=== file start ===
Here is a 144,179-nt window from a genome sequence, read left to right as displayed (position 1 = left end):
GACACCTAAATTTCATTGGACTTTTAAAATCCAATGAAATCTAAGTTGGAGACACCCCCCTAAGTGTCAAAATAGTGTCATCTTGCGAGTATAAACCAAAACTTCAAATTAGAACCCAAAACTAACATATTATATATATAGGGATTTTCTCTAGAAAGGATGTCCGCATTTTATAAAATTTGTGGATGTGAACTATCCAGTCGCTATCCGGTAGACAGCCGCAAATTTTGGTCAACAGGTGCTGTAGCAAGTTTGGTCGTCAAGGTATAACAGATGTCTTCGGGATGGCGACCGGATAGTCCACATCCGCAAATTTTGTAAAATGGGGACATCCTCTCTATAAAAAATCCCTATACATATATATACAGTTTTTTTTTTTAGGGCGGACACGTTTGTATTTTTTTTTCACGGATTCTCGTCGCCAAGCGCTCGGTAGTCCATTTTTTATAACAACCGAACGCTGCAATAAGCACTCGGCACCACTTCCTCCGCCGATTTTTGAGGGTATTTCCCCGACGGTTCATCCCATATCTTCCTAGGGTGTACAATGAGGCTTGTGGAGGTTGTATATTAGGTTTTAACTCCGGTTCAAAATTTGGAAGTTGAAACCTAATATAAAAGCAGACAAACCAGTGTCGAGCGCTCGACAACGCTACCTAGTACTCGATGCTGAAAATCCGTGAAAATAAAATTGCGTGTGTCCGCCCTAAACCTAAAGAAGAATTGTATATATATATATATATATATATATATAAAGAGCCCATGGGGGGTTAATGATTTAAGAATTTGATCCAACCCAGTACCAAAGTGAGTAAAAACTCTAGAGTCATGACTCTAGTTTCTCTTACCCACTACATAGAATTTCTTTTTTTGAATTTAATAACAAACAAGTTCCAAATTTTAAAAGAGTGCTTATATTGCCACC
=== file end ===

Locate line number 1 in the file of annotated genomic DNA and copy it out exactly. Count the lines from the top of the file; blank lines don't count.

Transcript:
Here is a 144,179-nt window from a genome sequence, read left to right as displayed (position 1 = left end):